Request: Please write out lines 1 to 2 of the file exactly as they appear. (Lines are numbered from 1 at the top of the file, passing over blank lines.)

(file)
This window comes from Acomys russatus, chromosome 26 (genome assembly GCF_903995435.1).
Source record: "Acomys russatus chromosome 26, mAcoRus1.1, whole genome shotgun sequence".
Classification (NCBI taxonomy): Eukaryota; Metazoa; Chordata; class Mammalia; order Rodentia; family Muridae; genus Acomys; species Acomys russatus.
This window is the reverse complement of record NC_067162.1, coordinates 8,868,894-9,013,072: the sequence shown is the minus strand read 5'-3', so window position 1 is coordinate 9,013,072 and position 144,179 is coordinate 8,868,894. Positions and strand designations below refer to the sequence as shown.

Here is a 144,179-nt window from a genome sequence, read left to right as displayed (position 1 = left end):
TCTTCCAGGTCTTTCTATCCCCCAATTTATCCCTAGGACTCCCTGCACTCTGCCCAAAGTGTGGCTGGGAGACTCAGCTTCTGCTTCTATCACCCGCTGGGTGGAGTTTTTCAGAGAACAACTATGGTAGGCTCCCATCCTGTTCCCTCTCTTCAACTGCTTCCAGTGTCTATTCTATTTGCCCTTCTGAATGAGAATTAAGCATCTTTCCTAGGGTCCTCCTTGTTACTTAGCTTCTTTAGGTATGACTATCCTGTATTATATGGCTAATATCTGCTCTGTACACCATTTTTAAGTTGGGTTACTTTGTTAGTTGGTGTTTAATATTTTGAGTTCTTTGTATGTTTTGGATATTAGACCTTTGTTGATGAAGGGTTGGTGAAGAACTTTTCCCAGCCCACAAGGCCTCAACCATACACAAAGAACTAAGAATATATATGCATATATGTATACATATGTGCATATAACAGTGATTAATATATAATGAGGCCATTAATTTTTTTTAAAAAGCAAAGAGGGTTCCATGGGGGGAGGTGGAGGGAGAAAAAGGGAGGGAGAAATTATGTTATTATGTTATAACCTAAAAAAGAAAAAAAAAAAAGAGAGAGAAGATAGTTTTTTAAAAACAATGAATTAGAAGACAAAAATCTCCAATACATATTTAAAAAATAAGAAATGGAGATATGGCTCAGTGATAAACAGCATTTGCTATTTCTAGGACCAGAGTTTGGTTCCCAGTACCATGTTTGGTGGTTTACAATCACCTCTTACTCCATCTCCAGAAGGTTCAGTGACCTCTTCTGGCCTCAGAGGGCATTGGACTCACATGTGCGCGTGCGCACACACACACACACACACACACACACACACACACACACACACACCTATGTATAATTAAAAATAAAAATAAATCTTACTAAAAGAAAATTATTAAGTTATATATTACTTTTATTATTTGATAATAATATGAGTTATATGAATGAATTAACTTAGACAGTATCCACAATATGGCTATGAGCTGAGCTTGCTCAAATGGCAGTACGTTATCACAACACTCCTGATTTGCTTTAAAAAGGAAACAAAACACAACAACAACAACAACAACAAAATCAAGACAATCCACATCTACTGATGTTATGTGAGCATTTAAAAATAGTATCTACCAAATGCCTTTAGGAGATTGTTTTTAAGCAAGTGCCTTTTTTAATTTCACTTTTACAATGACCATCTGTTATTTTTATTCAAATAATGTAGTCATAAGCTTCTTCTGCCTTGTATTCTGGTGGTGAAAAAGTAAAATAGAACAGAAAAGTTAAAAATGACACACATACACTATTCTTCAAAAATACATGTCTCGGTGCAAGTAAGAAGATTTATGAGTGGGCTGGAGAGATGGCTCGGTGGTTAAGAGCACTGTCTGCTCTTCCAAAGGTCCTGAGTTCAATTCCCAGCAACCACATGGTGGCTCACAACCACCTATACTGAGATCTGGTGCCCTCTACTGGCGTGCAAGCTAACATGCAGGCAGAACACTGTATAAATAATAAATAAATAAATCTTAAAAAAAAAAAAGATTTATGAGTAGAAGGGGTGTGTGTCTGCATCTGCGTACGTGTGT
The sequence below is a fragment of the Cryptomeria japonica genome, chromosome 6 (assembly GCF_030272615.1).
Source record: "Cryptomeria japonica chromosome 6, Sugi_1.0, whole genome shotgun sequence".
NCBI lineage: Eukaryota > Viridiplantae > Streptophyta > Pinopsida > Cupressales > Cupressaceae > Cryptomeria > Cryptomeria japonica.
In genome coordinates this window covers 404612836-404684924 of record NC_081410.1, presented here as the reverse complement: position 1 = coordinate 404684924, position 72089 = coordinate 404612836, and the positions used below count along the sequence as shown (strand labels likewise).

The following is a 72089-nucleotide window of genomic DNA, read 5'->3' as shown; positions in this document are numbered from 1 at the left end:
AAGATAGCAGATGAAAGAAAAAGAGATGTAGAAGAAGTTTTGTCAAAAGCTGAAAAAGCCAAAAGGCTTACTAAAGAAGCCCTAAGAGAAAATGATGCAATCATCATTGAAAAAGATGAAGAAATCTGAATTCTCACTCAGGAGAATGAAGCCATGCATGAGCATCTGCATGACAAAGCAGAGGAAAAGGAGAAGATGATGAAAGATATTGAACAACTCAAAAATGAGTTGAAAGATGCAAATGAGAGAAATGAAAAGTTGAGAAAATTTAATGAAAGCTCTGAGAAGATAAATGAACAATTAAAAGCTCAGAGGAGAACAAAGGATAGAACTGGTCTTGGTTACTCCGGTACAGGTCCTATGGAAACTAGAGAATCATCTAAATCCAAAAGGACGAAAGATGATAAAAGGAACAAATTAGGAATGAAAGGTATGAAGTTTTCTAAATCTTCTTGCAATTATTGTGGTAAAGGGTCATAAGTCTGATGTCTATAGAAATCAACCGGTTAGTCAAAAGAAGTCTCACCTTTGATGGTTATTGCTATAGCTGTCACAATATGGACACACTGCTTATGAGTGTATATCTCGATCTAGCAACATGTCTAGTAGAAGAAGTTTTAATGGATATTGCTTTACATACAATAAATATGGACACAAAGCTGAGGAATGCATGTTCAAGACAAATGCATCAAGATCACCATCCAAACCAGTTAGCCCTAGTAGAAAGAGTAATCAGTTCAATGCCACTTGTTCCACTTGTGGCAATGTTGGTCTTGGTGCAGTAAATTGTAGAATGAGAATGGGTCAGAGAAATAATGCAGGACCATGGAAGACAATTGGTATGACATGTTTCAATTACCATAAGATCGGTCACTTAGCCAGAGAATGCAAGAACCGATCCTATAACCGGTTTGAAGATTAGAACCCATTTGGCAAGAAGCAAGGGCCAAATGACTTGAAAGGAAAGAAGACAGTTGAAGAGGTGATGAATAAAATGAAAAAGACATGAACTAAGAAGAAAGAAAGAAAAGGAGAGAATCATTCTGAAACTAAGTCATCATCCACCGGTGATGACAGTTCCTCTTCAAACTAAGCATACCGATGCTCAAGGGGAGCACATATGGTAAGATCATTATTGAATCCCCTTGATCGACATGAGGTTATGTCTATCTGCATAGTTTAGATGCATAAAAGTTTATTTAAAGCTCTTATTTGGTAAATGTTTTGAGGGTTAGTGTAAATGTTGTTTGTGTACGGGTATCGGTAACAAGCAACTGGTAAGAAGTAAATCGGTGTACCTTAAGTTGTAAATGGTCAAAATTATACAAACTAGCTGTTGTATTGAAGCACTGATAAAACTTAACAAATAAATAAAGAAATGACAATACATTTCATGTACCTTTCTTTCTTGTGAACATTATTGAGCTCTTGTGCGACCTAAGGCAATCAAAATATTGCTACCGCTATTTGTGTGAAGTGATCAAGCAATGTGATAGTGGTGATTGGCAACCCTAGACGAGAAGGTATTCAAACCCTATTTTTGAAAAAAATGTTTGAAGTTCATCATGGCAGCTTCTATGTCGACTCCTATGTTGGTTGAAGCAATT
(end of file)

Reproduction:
This window comes from Acomys russatus, chromosome 26 (genome assembly GCF_903995435.1).
Source record: "Acomys russatus chromosome 26, mAcoRus1.1, whole genome shotgun sequence".